"No," agreed his grandmother. "But it was the only shelter thereabouts at that time and Lightning Jack couldn't afford to be choosy. Anyway, bullets were flying everywhere and the two bushrangers were nearly out of ammunition when all of a sudden, the troopers jumped on their horses and galloped away."

"Yahoo! But why, Nana? Why did they leave?"

"'Cause coming from just over that hill out there were the rest of the bushrangers. They were riding fast to save their leader. They outnumbered the troopers you see, so the troopers rode away."

"Yippee, Lightning Jack was saved." Dennis paused, deep in thought. "So that's why the fruit from the tree is so hard and horrible. It's got lead poisoning!" He thought some more. "Nana, do you think there might be some old bullets still out there?"

Nana shrugged. "I suppose there could be one or two still around the base of the tree."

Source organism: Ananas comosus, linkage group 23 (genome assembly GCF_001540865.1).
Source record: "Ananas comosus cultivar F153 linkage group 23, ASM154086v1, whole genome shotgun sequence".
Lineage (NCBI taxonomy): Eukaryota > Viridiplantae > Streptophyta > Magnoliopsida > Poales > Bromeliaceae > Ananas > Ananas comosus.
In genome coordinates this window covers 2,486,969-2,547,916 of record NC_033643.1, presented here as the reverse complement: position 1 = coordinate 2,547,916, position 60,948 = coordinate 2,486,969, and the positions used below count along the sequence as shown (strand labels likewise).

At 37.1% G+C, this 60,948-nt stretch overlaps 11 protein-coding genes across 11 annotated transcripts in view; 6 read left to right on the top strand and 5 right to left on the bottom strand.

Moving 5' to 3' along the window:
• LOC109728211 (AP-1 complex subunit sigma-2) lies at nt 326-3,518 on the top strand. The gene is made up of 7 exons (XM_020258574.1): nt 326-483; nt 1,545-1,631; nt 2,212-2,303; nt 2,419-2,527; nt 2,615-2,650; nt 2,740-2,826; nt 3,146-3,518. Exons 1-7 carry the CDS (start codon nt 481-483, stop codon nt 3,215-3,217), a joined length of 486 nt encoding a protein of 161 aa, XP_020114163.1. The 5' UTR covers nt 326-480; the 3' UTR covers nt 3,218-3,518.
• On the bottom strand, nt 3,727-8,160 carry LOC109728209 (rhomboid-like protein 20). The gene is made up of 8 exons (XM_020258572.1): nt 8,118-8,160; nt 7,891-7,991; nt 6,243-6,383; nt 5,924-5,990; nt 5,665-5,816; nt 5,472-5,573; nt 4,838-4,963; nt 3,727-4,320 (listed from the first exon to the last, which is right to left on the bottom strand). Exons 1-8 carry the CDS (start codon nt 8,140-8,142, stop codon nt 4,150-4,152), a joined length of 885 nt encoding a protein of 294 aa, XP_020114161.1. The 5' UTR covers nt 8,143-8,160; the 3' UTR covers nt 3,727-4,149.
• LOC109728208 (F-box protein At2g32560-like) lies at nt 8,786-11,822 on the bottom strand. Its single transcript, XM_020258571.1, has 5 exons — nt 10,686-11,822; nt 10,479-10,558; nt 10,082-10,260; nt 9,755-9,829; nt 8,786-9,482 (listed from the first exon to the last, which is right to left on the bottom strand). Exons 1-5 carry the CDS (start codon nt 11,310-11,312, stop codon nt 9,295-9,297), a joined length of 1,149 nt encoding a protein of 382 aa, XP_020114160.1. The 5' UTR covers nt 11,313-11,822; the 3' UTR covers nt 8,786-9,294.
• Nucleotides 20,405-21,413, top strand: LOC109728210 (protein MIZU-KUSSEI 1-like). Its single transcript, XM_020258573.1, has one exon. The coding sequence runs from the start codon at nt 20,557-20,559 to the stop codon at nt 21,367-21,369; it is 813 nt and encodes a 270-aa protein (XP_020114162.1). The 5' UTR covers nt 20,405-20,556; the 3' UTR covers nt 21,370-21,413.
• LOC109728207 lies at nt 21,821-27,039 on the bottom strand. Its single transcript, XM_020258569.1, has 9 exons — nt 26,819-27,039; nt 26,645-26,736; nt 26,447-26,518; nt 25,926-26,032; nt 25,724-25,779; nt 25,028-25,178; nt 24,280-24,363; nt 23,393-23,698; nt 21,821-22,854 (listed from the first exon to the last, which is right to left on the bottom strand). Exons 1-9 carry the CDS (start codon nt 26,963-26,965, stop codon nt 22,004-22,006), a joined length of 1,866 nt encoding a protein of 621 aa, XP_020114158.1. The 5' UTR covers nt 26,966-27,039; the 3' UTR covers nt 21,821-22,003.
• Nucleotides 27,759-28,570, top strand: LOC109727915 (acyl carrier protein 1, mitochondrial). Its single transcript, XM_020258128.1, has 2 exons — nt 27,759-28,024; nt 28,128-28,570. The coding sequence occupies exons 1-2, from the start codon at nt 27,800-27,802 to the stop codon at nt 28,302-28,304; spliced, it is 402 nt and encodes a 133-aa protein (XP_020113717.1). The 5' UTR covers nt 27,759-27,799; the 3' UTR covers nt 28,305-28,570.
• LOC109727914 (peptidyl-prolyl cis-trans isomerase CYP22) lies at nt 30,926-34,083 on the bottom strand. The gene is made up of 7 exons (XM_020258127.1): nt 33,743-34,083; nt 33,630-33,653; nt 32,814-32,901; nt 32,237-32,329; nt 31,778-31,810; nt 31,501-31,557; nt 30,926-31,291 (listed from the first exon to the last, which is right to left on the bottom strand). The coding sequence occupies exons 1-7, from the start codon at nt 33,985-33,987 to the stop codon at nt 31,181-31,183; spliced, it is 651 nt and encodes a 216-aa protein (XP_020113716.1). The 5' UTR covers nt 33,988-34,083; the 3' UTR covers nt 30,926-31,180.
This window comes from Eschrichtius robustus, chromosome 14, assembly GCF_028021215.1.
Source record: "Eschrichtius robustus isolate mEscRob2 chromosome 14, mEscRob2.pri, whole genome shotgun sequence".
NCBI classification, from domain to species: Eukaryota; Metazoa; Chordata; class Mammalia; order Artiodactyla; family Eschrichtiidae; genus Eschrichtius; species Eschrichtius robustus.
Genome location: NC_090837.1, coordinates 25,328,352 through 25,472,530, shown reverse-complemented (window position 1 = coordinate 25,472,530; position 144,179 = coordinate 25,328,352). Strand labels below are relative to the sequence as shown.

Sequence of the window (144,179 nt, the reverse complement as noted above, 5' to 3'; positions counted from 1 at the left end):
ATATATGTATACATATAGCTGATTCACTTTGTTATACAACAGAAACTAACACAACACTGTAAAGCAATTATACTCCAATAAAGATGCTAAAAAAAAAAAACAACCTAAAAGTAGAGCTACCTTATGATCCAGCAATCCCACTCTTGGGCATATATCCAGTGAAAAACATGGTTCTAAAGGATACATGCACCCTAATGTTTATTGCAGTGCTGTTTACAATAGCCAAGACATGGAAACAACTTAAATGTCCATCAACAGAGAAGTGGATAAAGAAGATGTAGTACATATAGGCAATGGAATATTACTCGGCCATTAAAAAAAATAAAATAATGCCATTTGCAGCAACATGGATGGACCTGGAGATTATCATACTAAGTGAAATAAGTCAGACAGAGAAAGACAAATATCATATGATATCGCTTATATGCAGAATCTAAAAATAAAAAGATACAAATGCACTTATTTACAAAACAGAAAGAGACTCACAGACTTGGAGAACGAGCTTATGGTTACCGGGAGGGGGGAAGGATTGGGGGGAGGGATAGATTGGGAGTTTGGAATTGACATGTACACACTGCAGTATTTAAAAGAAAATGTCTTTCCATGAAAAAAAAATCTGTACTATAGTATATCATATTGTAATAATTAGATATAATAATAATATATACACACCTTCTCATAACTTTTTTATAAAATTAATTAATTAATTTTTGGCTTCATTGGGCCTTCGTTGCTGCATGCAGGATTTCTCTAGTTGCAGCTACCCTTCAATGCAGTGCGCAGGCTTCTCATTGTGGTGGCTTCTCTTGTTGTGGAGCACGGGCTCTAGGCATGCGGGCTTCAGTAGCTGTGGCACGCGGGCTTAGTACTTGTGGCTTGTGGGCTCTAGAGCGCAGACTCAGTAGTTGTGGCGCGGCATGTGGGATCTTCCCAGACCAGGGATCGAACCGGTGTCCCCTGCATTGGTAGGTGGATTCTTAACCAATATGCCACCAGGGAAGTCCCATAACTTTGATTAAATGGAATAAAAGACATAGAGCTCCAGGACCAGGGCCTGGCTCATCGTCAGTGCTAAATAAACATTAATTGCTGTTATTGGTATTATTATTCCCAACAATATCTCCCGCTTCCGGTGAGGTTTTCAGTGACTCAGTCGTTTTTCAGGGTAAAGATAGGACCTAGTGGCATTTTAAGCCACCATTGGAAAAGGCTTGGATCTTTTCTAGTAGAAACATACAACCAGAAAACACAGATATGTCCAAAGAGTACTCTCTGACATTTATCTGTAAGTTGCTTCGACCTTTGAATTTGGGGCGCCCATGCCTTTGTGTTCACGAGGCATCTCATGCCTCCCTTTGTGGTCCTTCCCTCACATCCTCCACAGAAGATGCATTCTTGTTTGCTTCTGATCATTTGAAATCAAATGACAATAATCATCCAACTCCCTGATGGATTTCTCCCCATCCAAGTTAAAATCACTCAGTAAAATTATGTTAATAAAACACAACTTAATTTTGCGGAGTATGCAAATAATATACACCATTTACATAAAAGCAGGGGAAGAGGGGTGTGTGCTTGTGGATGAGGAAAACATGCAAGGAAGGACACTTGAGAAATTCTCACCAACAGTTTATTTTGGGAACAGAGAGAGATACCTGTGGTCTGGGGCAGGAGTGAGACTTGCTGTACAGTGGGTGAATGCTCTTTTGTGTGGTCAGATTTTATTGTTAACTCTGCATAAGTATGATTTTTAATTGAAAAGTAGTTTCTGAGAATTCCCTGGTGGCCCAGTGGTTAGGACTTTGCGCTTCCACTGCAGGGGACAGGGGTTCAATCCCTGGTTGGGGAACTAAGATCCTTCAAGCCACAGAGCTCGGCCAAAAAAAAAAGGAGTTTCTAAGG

"I'm going out to have a look now," called Dennis, running out the door.

"And so you don't miss any, it would be a good idea if you pulled out the grass from around the trunk of the tree," his grandmother called after him.

Nana glanced up at the sound of the screen door banging. David, Nan's twelve year old grandson came in like an uncontrolled garden hose and draped his lanky frame over the stool near her. Nana smiled. David's glasses had slid down his thin nose again.

"Look at him," he said half turning toward the window. "He's weird. He's digging around that old tree. Said the bushrangers left bullets there."
Turning toward his grandmother, he asked "Are you sure he is one of us? I think he comes from another planet."

"Well, if he keeps looking he might find..." She shook her head. "No, no, he won't. They said that it would fade. No-one is to know."

Intrigued, David asked "Know what, Nana?"

Nana clamped her hands over her mouth "Oh dear. I've already said too much," she mumbled glancing out of the corner of her eye and studying her grandson. "Oh, I suppose I can tell you, but you must promise not to tell another living soul. Promise?"

David nodded.

Satisfied, his grandmother whispered "One night, about two years ago I was woken by a funny sounding hum. I opened my eyes, sat up and, through my window, saw a big, bright sliver light coming over the hill there," she said, pointing out the window.

"You saw a flying saucer?" David asked in awe. His grandmother nodded.